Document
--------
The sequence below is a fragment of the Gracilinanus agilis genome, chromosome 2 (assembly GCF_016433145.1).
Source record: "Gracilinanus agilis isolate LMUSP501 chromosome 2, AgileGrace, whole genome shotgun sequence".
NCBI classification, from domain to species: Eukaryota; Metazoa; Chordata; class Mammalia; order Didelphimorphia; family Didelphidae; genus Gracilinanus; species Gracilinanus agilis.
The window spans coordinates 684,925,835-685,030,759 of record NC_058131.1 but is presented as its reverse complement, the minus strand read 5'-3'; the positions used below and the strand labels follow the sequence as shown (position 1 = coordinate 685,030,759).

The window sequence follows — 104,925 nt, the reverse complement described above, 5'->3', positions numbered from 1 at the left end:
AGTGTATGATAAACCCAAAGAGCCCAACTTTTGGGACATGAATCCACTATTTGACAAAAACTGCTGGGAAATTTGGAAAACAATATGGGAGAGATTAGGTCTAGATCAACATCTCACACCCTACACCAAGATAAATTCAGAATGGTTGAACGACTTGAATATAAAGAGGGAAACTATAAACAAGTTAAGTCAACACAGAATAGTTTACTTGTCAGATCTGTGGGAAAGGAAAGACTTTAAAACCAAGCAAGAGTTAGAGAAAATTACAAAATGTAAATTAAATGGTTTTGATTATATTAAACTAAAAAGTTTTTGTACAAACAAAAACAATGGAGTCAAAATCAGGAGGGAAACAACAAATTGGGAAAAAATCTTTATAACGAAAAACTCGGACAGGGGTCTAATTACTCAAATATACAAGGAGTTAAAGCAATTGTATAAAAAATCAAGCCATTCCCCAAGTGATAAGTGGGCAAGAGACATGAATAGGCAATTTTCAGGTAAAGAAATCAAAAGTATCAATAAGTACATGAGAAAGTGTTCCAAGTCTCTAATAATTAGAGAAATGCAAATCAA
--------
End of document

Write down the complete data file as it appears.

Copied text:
The sequence below is a fragment of the Gracilinanus agilis genome, chromosome 2 (assembly GCF_016433145.1).
Source record: "Gracilinanus agilis isolate LMUSP501 chromosome 2, AgileGrace, whole genome shotgun sequence".
NCBI classification, from domain to species: Eukaryota; Metazoa; Chordata; class Mammalia; order Didelphimorphia; family Didelphidae; genus Gracilinanus; species Gracilinanus agilis.
The window spans coordinates 684,925,835-685,030,759 of record NC_058131.1 but is presented as its reverse complement, the minus strand read 5'-3'; the positions used below and the strand labels follow the sequence as shown (position 1 = coordinate 685,030,759).

The window sequence follows — 104,925 nt, the reverse complement described above, 5'->3', positions numbered from 1 at the left end:
AGTGTATGATAAACCCAAAGAGCCCAACTTTTGGGACATGAATCCACTATTTGACAAAAACTGCTGGGAAATTTGGAAAACAATATGGGAGAGATTAGGTCTAGATCAACATCTCACACCCTACACCAAGATAAATTCAGAATGGTTGAACGACTTGAATATAAAGAGGGAAACTATAAACAAGTTAAGTCAACACAGAATAGTTTACTTGTCAGATCTGTGGGAAAGGAAAGACTTTAAAACCAAGCAAGAGTTAGAGAAAATTACAAAATGTAAATTAAATGGTTTTGATTATATTAAACTAAAAAGTTTTTGTACAAACAAAAACAATGGAGTCAAAATCAGGAGGGAAACAACAAATTGGGAAAAAATCTTTATAACGAAAAACTCGGACAGGGGTCTAATTACTCAAATATACAAGGAGTTAAAGCAATTGTATAAAAAATCAAGCCATTCCCCAAGTGATAAGTGGGCAAGAGACATGAATAGGCAATTTTCAGGTAAAGAAATCAAAAGTATCAATAAGTACATGAGAAAGTGTTCCAAGTCTCTAATAATTAGAGAAATGCAAATCAA